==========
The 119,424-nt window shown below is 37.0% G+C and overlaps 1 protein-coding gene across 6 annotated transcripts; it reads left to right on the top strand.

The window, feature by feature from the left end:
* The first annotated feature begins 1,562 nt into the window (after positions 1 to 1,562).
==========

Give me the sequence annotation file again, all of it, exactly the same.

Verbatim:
The 119,424-nt window shown below is 37.0% G+C and overlaps 1 protein-coding gene across 6 annotated transcripts; it reads left to right on the top strand.

The window, feature by feature from the left end:
* The first annotated feature begins 1,562 nt into the window (after positions 1 to 1,562).